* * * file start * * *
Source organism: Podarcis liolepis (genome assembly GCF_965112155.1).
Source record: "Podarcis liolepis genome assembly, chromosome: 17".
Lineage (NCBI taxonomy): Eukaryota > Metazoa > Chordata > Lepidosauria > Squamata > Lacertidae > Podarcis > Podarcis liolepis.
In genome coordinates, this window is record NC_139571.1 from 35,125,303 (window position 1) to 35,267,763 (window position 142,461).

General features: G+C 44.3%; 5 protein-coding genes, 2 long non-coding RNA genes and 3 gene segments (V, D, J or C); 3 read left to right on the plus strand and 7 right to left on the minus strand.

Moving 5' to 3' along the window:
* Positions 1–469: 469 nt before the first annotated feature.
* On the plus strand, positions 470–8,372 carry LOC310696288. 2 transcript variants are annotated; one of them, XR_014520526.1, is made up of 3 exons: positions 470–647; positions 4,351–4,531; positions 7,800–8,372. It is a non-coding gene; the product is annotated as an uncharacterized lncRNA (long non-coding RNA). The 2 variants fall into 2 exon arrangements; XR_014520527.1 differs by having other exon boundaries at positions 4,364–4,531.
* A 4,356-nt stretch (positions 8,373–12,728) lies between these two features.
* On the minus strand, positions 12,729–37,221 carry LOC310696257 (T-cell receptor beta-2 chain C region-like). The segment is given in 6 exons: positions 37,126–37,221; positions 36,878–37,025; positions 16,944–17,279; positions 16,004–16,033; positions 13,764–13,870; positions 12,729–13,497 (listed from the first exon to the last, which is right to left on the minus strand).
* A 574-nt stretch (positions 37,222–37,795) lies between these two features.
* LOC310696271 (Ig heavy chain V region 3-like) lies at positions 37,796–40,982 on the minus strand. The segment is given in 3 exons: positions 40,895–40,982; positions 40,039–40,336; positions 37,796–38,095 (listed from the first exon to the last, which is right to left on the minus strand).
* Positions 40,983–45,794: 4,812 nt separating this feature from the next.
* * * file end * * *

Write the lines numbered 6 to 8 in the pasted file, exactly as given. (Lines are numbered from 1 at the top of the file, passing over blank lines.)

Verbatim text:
Moving 5' to 3' along the window:
* Positions 1–469: 469 nt before the first annotated feature.
* On the plus strand, positions 470–8,372 carry LOC310696288. 2 transcript variants are annotated; one of them, XR_014520526.1, is made up of 3 exons: positions 470–647; positions 4,351–4,531; positions 7,800–8,372. It is a non-coding gene; the product is annotated as an uncharacterized lncRNA (long non-coding RNA). The 2 variants fall into 2 exon arrangements; XR_014520527.1 differs by having other exon boundaries at positions 4,364–4,531.